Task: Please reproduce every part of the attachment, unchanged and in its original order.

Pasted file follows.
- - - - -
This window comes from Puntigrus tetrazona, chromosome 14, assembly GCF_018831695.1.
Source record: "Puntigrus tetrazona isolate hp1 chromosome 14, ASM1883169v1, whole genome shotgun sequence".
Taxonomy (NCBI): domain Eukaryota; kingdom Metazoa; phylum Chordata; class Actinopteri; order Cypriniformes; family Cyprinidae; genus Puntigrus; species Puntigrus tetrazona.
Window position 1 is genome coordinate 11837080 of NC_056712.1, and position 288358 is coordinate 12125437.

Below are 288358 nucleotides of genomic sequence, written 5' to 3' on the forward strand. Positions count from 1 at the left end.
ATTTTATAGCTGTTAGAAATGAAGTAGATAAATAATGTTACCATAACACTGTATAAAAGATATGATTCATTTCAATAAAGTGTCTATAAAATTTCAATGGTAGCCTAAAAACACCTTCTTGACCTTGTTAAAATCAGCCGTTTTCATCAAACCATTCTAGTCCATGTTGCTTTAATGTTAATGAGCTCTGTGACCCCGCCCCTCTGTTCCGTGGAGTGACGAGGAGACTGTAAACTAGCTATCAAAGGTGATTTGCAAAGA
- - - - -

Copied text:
This window comes from Puntigrus tetrazona, chromosome 14, assembly GCF_018831695.1.
Source record: "Puntigrus tetrazona isolate hp1 chromosome 14, ASM1883169v1, whole genome shotgun sequence".
Taxonomy (NCBI): domain Eukaryota; kingdom Metazoa; phylum Chordata; class Actinopteri; order Cypriniformes; family Cyprinidae; genus Puntigrus; species Puntigrus tetrazona.
Window position 1 is genome coordinate 11837080 of NC_056712.1, and position 288358 is coordinate 12125437.

Below are 288358 nucleotides of genomic sequence, written 5' to 3' on the forward strand. Positions count from 1 at the left end.
ATTTTATAGCTGTTAGAAATGAAGTAGATAAATAATGTTACCATAACACTGTATAAAAGATATGATTCATTTCAATAAAGTGTCTATAAAATTTCAATGGTAGCCTAAAAACACCTTCTTGACCTTGTTAAAATCAGCCGTTTTCATCAAACCATTCTAGTCCATGTTGCTTTAATGTTAATGAGCTCTGTGACCCCGCCCCTCTGTTCCGTGGAGTGACGAGGAGACTGTAAACTAGCTATCAAAGGTGATTTGCAAAGA